Kawser Wazed Nafi, Tonny Shekha Kar, Banani Roy, Chanchal K. Roy, Kevin A. Schneider
2019 34th IEEE/ACM International Conference on Automated Software Engineering (ASE)

Software clones are detrimental to software maintenance and evolution and as a result many clone detectors have been proposed. These tools target clone detection in software applications written in a single programming language. However, a software application may be written in different languages for different platforms to improve the application's platform compatibility and adoption by users of different platforms. Cross language clones (CLCs) introduce additional challenges when maintaining multi-platform applications and would likely go undetected using existing tools. In this paper, we propose CLCDSA, a cross language clone detector which can detect CLCs without extensive processing of the source code and without the need to generate an intermediate representation. The proposed CLCDSA model analyzes different syntactic features of source code across different programming languages to detect CLCs. To support large scale clone detection, the CLCDSA model uses an action filter based on cross language API call similarity to discard non-potential clones. The design methodology of CLCDSA is two-fold: (a) it detects CLCs on the fly by comparing the similarity of features, and (b) it uses a deep neural network based feature vector learning model to learn the features and detect CLCs. Early evaluation of the model observed an average precision, recall and F-measure score of 0.55, 0.86, and 0.64 respectively for the first phase and 0.61, 0.93, and 0.71 respectively for the second phase which indicates that CLCDSA outperforms all available models in detecting cross language clones.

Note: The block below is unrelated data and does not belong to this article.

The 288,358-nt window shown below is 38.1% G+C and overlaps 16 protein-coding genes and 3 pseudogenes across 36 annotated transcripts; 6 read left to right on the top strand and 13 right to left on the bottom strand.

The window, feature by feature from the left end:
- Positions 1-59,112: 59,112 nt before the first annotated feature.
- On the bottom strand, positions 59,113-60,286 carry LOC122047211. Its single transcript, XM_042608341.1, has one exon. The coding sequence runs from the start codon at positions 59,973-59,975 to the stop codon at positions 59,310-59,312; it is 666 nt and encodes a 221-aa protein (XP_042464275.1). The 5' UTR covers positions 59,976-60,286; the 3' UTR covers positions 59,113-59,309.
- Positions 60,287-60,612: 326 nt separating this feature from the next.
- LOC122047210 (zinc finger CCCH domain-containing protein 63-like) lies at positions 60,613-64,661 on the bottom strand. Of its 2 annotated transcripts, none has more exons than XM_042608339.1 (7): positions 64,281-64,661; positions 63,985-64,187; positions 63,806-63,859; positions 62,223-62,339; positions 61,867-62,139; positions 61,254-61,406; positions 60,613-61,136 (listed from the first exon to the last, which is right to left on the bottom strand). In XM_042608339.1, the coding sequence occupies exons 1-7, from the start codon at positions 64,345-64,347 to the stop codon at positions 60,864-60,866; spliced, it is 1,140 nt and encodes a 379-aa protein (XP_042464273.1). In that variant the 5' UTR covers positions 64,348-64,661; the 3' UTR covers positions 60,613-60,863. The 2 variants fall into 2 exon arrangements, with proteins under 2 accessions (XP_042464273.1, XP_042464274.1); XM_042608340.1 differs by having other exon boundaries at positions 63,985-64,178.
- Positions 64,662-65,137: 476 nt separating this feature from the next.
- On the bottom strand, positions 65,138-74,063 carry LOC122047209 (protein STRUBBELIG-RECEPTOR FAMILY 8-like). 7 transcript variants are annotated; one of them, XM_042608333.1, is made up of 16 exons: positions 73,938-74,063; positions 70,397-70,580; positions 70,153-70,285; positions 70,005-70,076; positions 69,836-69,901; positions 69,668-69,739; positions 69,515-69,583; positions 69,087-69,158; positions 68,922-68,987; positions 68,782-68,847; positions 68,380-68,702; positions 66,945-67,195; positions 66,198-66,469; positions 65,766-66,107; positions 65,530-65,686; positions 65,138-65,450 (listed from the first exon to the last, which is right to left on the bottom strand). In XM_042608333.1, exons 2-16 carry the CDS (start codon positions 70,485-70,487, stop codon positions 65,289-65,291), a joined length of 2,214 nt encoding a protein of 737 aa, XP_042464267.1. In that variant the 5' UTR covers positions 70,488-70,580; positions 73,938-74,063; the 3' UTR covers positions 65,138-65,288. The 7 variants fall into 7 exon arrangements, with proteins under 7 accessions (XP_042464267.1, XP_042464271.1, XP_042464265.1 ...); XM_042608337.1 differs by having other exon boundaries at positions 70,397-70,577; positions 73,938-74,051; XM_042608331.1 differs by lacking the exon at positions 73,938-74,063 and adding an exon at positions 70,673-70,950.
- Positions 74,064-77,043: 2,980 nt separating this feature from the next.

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[Research Paper] CroLSim: Cross Language Software Similarity Detector Using API Documentation
Kawser Wazed Nafi, Banani Roy, Chanchal K. Roy, Kevin A. Schneider
2018 IEEE 18th International Working Conference on Source Code Analysis and Manipulation (SCAM)

In today's open source era, developers look forsimilar software applications in source code repositories for anumber of reasons, including, exploring alternative implementations, reusing source code, or looking for a better application. However, while there are a great many studies for finding similarapplications written in the same programming language, there isa marked lack of studies for finding similar software applicationswritten in different languages. In this paper, we fill the gapby proposing a novel modelCroLSimwhich is able to detectsimilar software applications across different programming lan-guages. In our approach, we use the API documentation tofind relationships among the API calls used by the differentprogramming languages. We adopt a deep learning based word-vector learning method to identify semantic relationships amongthe API documentation which we then use to detect cross-language similar software applications. For evaluating CroLSim, we formed a repository consisting of 8,956 Java, 7,658 C#, and 10,232 Python applications collected from GitHub. Weobserved thatCroLSimcan successfully detect similar softwareapplications across different programming languages with a meanaverage precision rate of 0.65, an average confidence rate of3.6 (out of 5) with 75% high rated successful queries, whichoutperforms all related existing approaches with a significantperformance improvement.